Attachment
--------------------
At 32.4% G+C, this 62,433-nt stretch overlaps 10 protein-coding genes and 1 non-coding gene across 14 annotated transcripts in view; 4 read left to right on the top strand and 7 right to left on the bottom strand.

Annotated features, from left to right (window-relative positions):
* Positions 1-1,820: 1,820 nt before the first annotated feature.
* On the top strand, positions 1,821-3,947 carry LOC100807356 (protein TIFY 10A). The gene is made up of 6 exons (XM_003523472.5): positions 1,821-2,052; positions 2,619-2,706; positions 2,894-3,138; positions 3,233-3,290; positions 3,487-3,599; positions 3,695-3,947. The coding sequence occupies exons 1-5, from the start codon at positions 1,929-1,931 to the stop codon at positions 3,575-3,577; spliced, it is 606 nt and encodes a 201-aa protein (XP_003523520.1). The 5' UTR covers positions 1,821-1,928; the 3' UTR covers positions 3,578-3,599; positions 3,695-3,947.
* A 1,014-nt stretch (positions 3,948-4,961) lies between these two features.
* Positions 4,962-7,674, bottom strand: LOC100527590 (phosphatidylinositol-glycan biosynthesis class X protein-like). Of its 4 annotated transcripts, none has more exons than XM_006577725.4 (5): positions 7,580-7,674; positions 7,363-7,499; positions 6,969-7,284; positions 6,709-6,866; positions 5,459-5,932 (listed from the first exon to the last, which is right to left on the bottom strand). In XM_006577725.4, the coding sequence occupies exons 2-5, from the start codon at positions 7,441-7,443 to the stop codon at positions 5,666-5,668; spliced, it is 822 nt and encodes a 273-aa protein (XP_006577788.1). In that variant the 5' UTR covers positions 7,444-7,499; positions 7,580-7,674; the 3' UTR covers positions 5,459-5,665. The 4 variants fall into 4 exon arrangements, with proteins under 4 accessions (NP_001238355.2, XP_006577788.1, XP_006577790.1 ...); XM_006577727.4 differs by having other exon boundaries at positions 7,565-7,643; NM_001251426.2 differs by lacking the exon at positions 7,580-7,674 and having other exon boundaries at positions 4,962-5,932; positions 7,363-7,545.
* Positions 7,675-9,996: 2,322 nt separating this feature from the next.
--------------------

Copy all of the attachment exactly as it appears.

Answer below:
At 32.4% G+C, this 62,433-nt stretch overlaps 10 protein-coding genes and 1 non-coding gene across 14 annotated transcripts in view; 4 read left to right on the top strand and 7 right to left on the bottom strand.

Annotated features, from left to right (window-relative positions):
* Positions 1-1,820: 1,820 nt before the first annotated feature.
* On the top strand, positions 1,821-3,947 carry LOC100807356 (protein TIFY 10A). The gene is made up of 6 exons (XM_003523472.5): positions 1,821-2,052; positions 2,619-2,706; positions 2,894-3,138; positions 3,233-3,290; positions 3,487-3,599; positions 3,695-3,947. The coding sequence occupies exons 1-5, from the start codon at positions 1,929-1,931 to the stop codon at positions 3,575-3,577; spliced, it is 606 nt and encodes a 201-aa protein (XP_003523520.1). The 5' UTR covers positions 1,821-1,928; the 3' UTR covers positions 3,578-3,599; positions 3,695-3,947.
* A 1,014-nt stretch (positions 3,948-4,961) lies between these two features.
* Positions 4,962-7,674, bottom strand: LOC100527590 (phosphatidylinositol-glycan biosynthesis class X protein-like). Of its 4 annotated transcripts, none has more exons than XM_006577725.4 (5): positions 7,580-7,674; positions 7,363-7,499; positions 6,969-7,284; positions 6,709-6,866; positions 5,459-5,932 (listed from the first exon to the last, which is right to left on the bottom strand). In XM_006577725.4, the coding sequence occupies exons 2-5, from the start codon at positions 7,441-7,443 to the stop codon at positions 5,666-5,668; spliced, it is 822 nt and encodes a 273-aa protein (XP_006577788.1). In that variant the 5' UTR covers positions 7,444-7,499; positions 7,580-7,674; the 3' UTR covers positions 5,459-5,665. The 4 variants fall into 4 exon arrangements, with proteins under 4 accessions (NP_001238355.2, XP_006577788.1, XP_006577790.1 ...); XM_006577727.4 differs by having other exon boundaries at positions 7,565-7,643; NM_001251426.2 differs by lacking the exon at positions 7,580-7,674 and having other exon boundaries at positions 4,962-5,932; positions 7,363-7,545.
* Positions 7,675-9,996: 2,322 nt separating this feature from the next.